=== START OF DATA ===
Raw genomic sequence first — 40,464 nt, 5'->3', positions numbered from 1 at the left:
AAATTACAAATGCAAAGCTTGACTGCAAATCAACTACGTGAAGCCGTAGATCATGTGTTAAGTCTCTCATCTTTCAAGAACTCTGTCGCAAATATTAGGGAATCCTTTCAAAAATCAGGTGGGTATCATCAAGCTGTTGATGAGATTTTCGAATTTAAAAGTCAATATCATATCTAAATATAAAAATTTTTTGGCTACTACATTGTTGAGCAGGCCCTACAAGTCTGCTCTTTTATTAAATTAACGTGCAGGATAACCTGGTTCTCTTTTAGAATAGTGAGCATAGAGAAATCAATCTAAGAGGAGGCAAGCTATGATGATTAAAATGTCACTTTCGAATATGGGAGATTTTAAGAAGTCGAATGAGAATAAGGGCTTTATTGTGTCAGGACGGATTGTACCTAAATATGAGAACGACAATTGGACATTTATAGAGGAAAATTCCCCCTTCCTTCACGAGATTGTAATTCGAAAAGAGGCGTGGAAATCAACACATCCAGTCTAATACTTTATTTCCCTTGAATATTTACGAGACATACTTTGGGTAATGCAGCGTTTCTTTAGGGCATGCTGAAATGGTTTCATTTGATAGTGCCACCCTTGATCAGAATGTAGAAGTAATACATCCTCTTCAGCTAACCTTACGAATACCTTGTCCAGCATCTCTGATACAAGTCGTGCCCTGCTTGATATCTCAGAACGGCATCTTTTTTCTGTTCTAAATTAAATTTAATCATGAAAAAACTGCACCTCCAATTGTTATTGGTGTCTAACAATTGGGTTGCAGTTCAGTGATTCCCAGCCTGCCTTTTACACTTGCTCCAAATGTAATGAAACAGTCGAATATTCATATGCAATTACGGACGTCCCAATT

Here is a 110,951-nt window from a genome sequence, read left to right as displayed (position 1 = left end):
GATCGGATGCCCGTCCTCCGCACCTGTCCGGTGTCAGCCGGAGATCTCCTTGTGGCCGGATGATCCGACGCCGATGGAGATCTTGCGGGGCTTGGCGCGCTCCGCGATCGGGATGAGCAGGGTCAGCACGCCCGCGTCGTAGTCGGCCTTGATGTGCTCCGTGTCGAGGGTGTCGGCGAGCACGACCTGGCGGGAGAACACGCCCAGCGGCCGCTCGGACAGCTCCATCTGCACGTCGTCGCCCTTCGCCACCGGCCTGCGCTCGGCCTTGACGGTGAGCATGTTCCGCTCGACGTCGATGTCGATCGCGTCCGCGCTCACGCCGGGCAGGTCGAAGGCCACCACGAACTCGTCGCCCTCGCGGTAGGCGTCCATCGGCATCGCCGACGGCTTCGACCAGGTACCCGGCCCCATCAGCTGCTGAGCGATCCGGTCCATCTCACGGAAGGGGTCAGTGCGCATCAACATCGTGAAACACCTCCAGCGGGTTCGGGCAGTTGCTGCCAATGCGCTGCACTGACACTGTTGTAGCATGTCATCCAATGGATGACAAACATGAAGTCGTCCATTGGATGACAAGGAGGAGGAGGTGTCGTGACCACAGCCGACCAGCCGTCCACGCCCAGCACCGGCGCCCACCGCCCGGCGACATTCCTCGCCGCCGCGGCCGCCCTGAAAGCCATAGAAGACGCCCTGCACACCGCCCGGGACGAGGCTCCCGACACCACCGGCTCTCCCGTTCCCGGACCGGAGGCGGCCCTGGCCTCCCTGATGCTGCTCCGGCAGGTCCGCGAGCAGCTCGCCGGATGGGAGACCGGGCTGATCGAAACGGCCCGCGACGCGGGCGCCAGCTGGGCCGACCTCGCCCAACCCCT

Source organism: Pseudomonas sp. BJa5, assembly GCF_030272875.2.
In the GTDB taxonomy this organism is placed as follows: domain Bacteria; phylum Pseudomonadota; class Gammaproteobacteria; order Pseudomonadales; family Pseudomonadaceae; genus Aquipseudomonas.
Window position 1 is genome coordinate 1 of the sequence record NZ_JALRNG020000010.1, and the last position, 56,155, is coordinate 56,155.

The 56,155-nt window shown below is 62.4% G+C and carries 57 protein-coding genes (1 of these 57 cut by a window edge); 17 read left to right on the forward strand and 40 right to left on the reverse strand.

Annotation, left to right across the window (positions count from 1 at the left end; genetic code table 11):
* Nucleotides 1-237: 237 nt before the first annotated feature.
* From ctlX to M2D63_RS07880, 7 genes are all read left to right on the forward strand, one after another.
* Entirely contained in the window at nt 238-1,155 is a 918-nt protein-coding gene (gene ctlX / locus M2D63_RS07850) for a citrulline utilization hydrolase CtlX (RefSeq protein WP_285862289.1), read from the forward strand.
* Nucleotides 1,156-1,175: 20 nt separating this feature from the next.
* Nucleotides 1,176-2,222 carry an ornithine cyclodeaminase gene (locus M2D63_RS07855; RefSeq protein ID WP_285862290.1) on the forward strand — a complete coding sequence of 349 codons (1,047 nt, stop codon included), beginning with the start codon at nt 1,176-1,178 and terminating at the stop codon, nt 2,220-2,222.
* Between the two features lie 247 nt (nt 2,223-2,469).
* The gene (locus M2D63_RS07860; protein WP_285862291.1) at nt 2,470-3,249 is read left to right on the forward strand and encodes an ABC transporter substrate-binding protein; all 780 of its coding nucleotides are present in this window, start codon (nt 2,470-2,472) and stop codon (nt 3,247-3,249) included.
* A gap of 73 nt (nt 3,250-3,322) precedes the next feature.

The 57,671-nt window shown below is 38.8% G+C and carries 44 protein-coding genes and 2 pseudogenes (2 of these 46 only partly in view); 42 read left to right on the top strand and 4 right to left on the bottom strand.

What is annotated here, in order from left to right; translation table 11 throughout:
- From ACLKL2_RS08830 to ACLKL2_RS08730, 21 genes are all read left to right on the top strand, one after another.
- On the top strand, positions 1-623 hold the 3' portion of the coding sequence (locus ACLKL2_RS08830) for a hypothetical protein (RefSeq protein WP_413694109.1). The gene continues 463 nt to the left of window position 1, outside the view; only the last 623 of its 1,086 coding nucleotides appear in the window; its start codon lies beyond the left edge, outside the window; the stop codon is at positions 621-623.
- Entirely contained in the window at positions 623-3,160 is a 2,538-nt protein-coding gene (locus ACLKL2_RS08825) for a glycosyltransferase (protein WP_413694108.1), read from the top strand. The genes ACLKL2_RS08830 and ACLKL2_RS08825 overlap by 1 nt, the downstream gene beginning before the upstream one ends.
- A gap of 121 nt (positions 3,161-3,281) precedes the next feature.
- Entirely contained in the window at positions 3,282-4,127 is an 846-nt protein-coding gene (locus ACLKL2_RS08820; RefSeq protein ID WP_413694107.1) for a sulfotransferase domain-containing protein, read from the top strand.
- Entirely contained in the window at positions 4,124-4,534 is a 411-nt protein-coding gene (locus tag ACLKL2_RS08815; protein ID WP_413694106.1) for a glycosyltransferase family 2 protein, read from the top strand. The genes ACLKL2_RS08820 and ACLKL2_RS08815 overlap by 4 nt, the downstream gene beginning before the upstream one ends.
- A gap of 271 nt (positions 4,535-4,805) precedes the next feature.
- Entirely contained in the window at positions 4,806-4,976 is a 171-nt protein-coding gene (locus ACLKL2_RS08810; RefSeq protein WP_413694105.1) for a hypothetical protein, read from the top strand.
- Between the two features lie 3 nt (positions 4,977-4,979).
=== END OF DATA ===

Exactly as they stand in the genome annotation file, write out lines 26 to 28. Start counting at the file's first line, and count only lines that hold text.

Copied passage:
- A gap of 271 nt (positions 4,535-4,805) precedes the next feature.
- Entirely contained in the window at positions 4,806-4,976 is a 171-nt protein-coding gene (locus ACLKL2_RS08810; RefSeq protein WP_413694105.1) for a hypothetical protein, read from the top strand.
- Between the two features lie 3 nt (positions 4,977-4,979).